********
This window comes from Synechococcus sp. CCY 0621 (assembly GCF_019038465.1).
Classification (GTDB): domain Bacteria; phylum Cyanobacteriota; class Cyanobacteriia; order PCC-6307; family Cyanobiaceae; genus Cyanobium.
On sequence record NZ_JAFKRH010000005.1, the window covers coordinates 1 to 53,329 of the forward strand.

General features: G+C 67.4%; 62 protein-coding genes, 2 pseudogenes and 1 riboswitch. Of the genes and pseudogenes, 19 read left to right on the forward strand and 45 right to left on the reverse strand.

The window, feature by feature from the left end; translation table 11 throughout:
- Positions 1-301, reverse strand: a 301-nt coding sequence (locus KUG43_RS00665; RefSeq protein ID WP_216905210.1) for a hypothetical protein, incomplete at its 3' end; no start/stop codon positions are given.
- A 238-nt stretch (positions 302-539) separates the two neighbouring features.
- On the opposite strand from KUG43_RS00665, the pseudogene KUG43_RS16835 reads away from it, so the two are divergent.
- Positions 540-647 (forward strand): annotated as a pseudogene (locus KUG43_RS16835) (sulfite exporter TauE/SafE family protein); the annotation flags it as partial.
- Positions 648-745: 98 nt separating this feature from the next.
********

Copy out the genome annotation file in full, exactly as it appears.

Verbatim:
This window comes from Synechococcus sp. CCY 0621 (assembly GCF_019038465.1).
Classification (GTDB): domain Bacteria; phylum Cyanobacteriota; class Cyanobacteriia; order PCC-6307; family Cyanobiaceae; genus Cyanobium.
On sequence record NZ_JAFKRH010000005.1, the window covers coordinates 1 to 53,329 of the forward strand.

General features: G+C 67.4%; 62 protein-coding genes, 2 pseudogenes and 1 riboswitch. Of the genes and pseudogenes, 19 read left to right on the forward strand and 45 right to left on the reverse strand.

The window, feature by feature from the left end; translation table 11 throughout:
- Positions 1-301, reverse strand: a 301-nt coding sequence (locus KUG43_RS00665; RefSeq protein ID WP_216905210.1) for a hypothetical protein, incomplete at its 3' end; no start/stop codon positions are given.
- A 238-nt stretch (positions 302-539) separates the two neighbouring features.
- On the opposite strand from KUG43_RS00665, the pseudogene KUG43_RS16835 reads away from it, so the two are divergent.
- Positions 540-647 (forward strand): annotated as a pseudogene (locus KUG43_RS16835) (sulfite exporter TauE/SafE family protein); the annotation flags it as partial.
- Positions 648-745: 98 nt separating this feature from the next.